A federal judge has rejected a former Wallingford Fire Department captain’s motion to exclude statements he made to police about his involvement in setting close to two dozen wildfires around town in 2008.
In a 15-page decision issued recently, U.S. District Court Judge Christina Reiss denied a motion to suppress statements made by George Allen to Vermont State Police investigators in 2008.
Allen, the son of former Wallingford Fire Chief Warren Allen, faces a federal charge of conspiring to set fires on federal public lands — a charge that carries a potential five-year prison term.
Two other former members of the fire department have already been sentenced for their roles in starting grass fires on portions of the Green Mountain National Forest in town — including three areas on the Long Trail, the Appalachian Trail parking lot and the White Rocks trail head.
Allen isn’t charged with setting any of the fires but prosecutors say he directed other members of the department to do so — and they say they have tape-recorded acknowledgements from Allen, who talked to state police investigators in May 2008.
But in a motion filed earlier this year, Allen’s lawyer argued that the statements made to police were inadmissible as evidence because Allen didn’t realize his statements could be used against him in part because of a lack of interaction with law enforcement and in part because of lower than normal cognitive abilities.
As part of the motion to suppress, Allen’s defense attorney submitted the findings of forensic psychologist Eric Drogin who examined Allen earlier this year and determined that he had “a level of abstract reasoning so deficient that it would normally be ascribed either to a child of approximately eight years of age or to a person of (Allen’s) age with mental retardation.”
In her decision, Reiss said she found that diagnosis unbelievable based on his level of education and years of experience as an officer at the fire department.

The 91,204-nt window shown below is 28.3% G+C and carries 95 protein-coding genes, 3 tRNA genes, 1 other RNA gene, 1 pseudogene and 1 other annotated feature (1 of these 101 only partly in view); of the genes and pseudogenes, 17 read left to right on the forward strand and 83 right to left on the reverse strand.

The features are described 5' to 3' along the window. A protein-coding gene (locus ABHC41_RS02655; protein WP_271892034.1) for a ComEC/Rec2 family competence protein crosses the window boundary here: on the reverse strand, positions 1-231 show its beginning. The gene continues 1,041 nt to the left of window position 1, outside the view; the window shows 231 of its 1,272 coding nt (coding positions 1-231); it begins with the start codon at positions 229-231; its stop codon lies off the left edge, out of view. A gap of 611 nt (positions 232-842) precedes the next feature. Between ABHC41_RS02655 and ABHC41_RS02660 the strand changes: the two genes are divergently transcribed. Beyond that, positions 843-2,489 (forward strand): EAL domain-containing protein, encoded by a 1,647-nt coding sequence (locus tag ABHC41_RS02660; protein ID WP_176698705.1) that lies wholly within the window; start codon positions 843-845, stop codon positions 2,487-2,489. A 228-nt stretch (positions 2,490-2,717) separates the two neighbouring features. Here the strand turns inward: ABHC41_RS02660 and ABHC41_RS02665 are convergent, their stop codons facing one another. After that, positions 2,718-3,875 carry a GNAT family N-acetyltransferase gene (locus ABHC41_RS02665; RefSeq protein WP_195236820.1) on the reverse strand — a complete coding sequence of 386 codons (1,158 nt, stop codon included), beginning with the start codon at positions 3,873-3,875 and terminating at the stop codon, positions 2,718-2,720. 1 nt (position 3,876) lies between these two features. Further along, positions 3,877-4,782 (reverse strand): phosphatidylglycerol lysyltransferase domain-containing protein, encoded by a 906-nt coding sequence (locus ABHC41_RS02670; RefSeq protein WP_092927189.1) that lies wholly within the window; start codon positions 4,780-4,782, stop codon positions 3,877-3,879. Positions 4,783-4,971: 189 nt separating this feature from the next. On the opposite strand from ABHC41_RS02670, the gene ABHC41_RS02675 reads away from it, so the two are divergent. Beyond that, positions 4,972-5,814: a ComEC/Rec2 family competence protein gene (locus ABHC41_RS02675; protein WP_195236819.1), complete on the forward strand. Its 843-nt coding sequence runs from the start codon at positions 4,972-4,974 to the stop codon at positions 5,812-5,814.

Reiss said Drogin’s findings were “Simply incredible in light of (Allen’s) academic and professional career which contains no evidence that would support that conclusion.”
Noting that with the exception of a repeat of the second grade, Allen had completed high school, vocational and technical training and held a supervisory role at the fire department for more than a decade, the judge wrote “Dr. Drogin does not even attempt to explain why the level of impairment he ascribes to (Allen) could remain undetected until his forensic examination notwithstanding these numerous settings in which such deficiencies would likely be revealed and impair (Allen’s) progress.”
Turning to arguments about whether police violated Allen’s rights by obtaining an involuntary confession, Reiss said that while Allen was never read his Miranda rights during questioning he was never in a state of arrest or police custody.
Instead, she said he was interviewed at the Wallingford fire station by plain-clothed, unarmed detectives who asked twice if he was willing to speak to them before the interview began.
The judge’s decision was issued about a month before Allen’s case is set to go to trial on July 23.
Other members of the department already convicted of charges related to the grass fires include Matthew D. Burnahm, who pleaded guilty to a federal charge in 2011 and was sentenced to six months of home confinement
In 2009, Burnham was given a one- to two-year suspended sentence after he pleaded guilty to a state charge of fourth-degree arson.
Another former firefighter, Charles Woods, who was charged with felony accessory after the fact, eventually settled his case and was ordered to pay a $2,000 fine.
Allen was one of six Wallingford firefighters cited by investigators to answer to criminal charges five years ago in Rutland criminal court.
But retired Rutland County State’s Attorney James Mongeon decided only to bring criminal charges against Burnham and Woods.
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